“A coward” is how the district court judge has described a Newbridge man who punched a female taxi driver to the back of the head after refusing to get out of her taxi.
Judge Flann Brennan told Myles Moloney (34), Morristown Estate, Newbridge, Co. Kildare, that the only reason he wasn’t going to prison immediately was that the court was required to seek a victim impact statement on the taxi driver before finalising the matter.
At last week’s court, the accused was charged with assault at the Dublin Road, Monasterevin.
Inspector Ollie Baker gave evidence that on May 7, 2017, the injured party, a female taxi driver, was sitting waiting outside a Chinese restaurant with a passenger in the front seat, when the accused got into the back of the car and told her to drive.
He was intoxicated and began shouting and roaring and the taxi driver, who was frightened, told him to get out of the car.
The accused then grabbed her by the back of the head by the hair and was punching her, but she managed to get out of the taxi and rang the gardaí.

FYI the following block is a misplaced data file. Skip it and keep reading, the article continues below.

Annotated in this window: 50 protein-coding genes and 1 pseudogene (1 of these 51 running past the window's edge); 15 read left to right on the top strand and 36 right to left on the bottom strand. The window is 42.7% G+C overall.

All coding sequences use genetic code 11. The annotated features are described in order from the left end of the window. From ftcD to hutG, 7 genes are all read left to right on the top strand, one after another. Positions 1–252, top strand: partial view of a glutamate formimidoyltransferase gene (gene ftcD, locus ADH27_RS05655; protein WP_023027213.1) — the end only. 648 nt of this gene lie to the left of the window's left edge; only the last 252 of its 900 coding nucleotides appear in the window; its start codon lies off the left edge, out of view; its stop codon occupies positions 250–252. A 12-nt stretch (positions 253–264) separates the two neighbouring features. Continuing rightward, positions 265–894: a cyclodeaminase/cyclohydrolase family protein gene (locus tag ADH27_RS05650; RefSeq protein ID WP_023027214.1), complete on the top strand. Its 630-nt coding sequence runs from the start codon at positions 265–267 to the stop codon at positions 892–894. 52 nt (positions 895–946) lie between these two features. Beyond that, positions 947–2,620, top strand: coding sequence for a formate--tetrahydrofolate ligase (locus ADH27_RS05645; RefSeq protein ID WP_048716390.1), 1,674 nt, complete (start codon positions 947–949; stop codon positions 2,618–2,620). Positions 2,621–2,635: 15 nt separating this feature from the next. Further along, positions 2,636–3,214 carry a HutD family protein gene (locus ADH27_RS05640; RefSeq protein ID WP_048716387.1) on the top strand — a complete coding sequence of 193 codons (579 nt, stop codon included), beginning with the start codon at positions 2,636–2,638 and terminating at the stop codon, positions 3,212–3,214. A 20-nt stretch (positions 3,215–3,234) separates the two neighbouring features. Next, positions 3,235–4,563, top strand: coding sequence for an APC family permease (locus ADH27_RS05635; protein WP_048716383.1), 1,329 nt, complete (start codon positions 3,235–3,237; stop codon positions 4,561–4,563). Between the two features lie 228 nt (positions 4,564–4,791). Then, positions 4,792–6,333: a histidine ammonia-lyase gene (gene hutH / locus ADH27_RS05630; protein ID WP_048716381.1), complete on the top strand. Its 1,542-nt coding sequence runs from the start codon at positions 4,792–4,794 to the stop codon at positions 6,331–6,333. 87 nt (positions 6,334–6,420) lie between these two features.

Insp Baker said the accused was in the company of others when he entered the car without permission.
The accused had 15 previous convictions.
Defence, Mr Gerry Meagher said his client wished to unreservedly apologise as the incident must have been very upsetting and distressing for the taxi driver.
Mr Meagher said that the accused had very little recollection of the incident on the night as he had been out with a number of other gentlemen and had far too much drink consumed.
He saw the taxi with someone in the front and decided to get into the back.
Defence went on to say that the accused would be willing to put some money aside as compensation for the woman, who may have had to stop her fares on the night due to her upset.
The accused would like to make good on that loss, said Mr Meagher.
After hearing the evidence, Judge Flann Brennan said the accused was a coward.
“When I was growing up, any man who struck a woman was by definition a coward, it’s a cowardly thing to do,” said Judge Brennan.
The judge said that the only thing in the accused’s favour was that the judge was required to seek a victim impact statement in the case.
“That’s the only reason you’re not going to prison today,” Judge Brennan told the accused.
Telling the accused that the first thing on his mind should be compensation, Judge Brennan put the matter back to September 6 next for a probation report.